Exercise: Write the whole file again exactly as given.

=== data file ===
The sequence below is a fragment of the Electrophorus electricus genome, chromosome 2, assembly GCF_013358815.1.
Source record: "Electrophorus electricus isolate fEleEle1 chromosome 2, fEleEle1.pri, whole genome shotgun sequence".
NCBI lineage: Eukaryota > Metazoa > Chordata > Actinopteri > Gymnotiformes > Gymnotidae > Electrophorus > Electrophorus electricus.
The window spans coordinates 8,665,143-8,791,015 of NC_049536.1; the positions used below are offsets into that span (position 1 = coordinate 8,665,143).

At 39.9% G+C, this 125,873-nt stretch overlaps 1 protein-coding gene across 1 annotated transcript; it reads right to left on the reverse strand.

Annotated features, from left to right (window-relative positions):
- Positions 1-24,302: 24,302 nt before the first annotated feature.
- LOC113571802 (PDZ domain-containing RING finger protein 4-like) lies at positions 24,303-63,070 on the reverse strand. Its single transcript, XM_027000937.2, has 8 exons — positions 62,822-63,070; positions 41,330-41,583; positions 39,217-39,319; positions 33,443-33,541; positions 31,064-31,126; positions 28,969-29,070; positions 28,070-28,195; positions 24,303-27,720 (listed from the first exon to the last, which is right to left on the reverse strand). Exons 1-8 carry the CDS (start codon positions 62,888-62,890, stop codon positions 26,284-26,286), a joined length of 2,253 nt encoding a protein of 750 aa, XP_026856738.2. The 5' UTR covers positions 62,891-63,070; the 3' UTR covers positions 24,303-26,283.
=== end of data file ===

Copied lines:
The sequence below is a fragment of the Electrophorus electricus genome, chromosome 2, assembly GCF_013358815.1.
Source record: "Electrophorus electricus isolate fEleEle1 chromosome 2, fEleEle1.pri, whole genome shotgun sequence".
NCBI lineage: Eukaryota > Metazoa > Chordata > Actinopteri > Gymnotiformes > Gymnotidae > Electrophorus > Electrophorus electricus.
The window spans coordinates 8,665,143-8,791,015 of NC_049536.1; the positions used below are offsets into that span (position 1 = coordinate 8,665,143).

At 39.9% G+C, this 125,873-nt stretch overlaps 1 protein-coding gene across 1 annotated transcript; it reads right to left on the reverse strand.

Annotated features, from left to right (window-relative positions):
- Positions 1-24,302: 24,302 nt before the first annotated feature.
- LOC113571802 (PDZ domain-containing RING finger protein 4-like) lies at positions 24,303-63,070 on the reverse strand. Its single transcript, XM_027000937.2, has 8 exons — positions 62,822-63,070; positions 41,330-41,583; positions 39,217-39,319; positions 33,443-33,541; positions 31,064-31,126; positions 28,969-29,070; positions 28,070-28,195; positions 24,303-27,720 (listed from the first exon to the last, which is right to left on the reverse strand). Exons 1-8 carry the CDS (start codon positions 62,888-62,890, stop codon positions 26,284-26,286), a joined length of 2,253 nt encoding a protein of 750 aa, XP_026856738.2. The 5' UTR covers positions 62,891-63,070; the 3' UTR covers positions 24,303-26,283.